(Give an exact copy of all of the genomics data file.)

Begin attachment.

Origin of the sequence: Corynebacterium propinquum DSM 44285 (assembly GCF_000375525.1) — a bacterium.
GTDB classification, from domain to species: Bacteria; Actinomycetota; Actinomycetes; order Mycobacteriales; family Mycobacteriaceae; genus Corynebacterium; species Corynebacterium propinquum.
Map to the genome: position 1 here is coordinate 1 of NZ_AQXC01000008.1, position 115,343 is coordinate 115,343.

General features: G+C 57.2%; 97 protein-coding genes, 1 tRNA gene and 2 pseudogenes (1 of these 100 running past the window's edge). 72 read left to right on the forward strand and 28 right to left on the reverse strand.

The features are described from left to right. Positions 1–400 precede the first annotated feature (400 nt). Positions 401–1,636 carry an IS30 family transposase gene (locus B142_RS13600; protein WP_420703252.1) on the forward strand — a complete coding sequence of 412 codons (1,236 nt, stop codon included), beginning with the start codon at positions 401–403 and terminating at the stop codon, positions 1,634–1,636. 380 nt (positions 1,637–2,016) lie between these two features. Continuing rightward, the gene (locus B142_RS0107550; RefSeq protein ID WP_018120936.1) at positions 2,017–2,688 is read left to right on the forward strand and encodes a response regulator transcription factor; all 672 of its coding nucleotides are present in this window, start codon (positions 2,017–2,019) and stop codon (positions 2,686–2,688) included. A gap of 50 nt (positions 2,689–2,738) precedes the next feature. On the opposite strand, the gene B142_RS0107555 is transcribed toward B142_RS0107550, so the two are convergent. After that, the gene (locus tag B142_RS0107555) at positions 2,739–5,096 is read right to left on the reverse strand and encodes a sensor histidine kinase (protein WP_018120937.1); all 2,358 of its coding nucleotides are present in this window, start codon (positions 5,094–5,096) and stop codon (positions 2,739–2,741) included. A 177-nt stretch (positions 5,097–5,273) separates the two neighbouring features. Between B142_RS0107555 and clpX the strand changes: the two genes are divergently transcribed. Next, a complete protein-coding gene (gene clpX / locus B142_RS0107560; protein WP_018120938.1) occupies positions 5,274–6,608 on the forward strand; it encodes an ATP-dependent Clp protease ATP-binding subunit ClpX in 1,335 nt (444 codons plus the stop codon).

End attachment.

Origin of the sequence: Corynebacterium propinquum DSM 44285 (assembly GCF_000375525.1) — a bacterium.
GTDB classification, from domain to species: Bacteria; Actinomycetota; Actinomycetes; order Mycobacteriales; family Mycobacteriaceae; genus Corynebacterium; species Corynebacterium propinquum.
Map to the genome: position 1 here is coordinate 1 of NZ_AQXC01000008.1, position 115,343 is coordinate 115,343.

General features: G+C 57.2%; 97 protein-coding genes, 1 tRNA gene and 2 pseudogenes (1 of these 100 running past the window's edge). 72 read left to right on the forward strand and 28 right to left on the reverse strand.

The features are described from left to right. Positions 1–400 precede the first annotated feature (400 nt). Positions 401–1,636 carry an IS30 family transposase gene (locus B142_RS13600; protein WP_420703252.1) on the forward strand — a complete coding sequence of 412 codons (1,236 nt, stop codon included), beginning with the start codon at positions 401–403 and terminating at the stop codon, positions 1,634–1,636. 380 nt (positions 1,637–2,016) lie between these two features. Continuing rightward, the gene (locus B142_RS0107550; RefSeq protein ID WP_018120936.1) at positions 2,017–2,688 is read left to right on the forward strand and encodes a response regulator transcription factor; all 672 of its coding nucleotides are present in this window, start codon (positions 2,017–2,019) and stop codon (positions 2,686–2,688) included. A gap of 50 nt (positions 2,689–2,738) precedes the next feature. On the opposite strand, the gene B142_RS0107555 is transcribed toward B142_RS0107550, so the two are convergent. After that, the gene (locus tag B142_RS0107555) at positions 2,739–5,096 is read right to left on the reverse strand and encodes a sensor histidine kinase (protein WP_018120937.1); all 2,358 of its coding nucleotides are present in this window, start codon (positions 5,094–5,096) and stop codon (positions 2,739–2,741) included. A 177-nt stretch (positions 5,097–5,273) separates the two neighbouring features. Between B142_RS0107555 and clpX the strand changes: the two genes are divergently transcribed. Next, a complete protein-coding gene (gene clpX / locus B142_RS0107560; protein WP_018120938.1) occupies positions 5,274–6,608 on the forward strand; it encodes an ATP-dependent Clp protease ATP-binding subunit ClpX in 1,335 nt (444 codons plus the stop codon).